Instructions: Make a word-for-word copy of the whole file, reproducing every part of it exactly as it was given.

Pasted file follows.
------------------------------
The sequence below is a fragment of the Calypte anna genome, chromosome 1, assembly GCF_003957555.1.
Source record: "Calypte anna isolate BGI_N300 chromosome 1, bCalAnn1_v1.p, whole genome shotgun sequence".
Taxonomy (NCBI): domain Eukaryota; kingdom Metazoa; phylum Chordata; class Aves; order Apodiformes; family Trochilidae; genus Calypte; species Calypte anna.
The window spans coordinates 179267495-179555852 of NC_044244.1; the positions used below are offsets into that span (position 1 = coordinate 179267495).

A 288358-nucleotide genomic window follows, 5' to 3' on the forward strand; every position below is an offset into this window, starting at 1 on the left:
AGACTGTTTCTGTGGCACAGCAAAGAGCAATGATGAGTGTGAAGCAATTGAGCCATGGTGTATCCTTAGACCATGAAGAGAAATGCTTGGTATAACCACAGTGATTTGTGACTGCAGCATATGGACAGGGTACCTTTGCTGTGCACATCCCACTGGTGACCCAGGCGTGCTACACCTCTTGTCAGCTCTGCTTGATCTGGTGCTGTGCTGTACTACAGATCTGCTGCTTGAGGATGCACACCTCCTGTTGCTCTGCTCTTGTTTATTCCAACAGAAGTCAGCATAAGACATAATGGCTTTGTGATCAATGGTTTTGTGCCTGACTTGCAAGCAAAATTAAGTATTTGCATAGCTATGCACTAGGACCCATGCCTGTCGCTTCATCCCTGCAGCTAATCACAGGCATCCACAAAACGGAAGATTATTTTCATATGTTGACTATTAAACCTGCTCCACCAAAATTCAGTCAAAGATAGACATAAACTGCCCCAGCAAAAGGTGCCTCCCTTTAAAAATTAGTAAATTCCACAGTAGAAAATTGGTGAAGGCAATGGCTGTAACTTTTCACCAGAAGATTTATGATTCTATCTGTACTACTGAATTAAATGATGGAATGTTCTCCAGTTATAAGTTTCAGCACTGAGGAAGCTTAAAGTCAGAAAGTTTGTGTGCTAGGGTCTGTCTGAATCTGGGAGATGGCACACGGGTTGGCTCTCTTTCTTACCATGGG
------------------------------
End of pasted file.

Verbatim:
The sequence below is a fragment of the Calypte anna genome, chromosome 1, assembly GCF_003957555.1.
Source record: "Calypte anna isolate BGI_N300 chromosome 1, bCalAnn1_v1.p, whole genome shotgun sequence".
Taxonomy (NCBI): domain Eukaryota; kingdom Metazoa; phylum Chordata; class Aves; order Apodiformes; family Trochilidae; genus Calypte; species Calypte anna.
The window spans coordinates 179267495-179555852 of NC_044244.1; the positions used below are offsets into that span (position 1 = coordinate 179267495).

A 288358-nucleotide genomic window follows, 5' to 3' on the forward strand; every position below is an offset into this window, starting at 1 on the left:
AGACTGTTTCTGTGGCACAGCAAAGAGCAATGATGAGTGTGAAGCAATTGAGCCATGGTGTATCCTTAGACCATGAAGAGAAATGCTTGGTATAACCACAGTGATTTGTGACTGCAGCATATGGACAGGGTACCTTTGCTGTGCACATCCCACTGGTGACCCAGGCGTGCTACACCTCTTGTCAGCTCTGCTTGATCTGGTGCTGTGCTGTACTACAGATCTGCTGCTTGAGGATGCACACCTCCTGTTGCTCTGCTCTTGTTTATTCCAACAGAAGTCAGCATAAGACATAATGGCTTTGTGATCAATGGTTTTGTGCCTGACTTGCAAGCAAAATTAAGTATTTGCATAGCTATGCACTAGGACCCATGCCTGTCGCTTCATCCCTGCAGCTAATCACAGGCATCCACAAAACGGAAGATTATTTTCATATGTTGACTATTAAACCTGCTCCACCAAAATTCAGTCAAAGATAGACATAAACTGCCCCAGCAAAAGGTGCCTCCCTTTAAAAATTAGTAAATTCCACAGTAGAAAATTGGTGAAGGCAATGGCTGTAACTTTTCACCAGAAGATTTATGATTCTATCTGTACTACTGAATTAAATGATGGAATGTTCTCCAGTTATAAGTTTCAGCACTGAGGAAGCTTAAAGTCAGAAAGTTTGTGTGCTAGGGTCTGTCTGAATCTGGGAGATGGCACACGGGTTGGCTCTCTTTCTTACCATGGG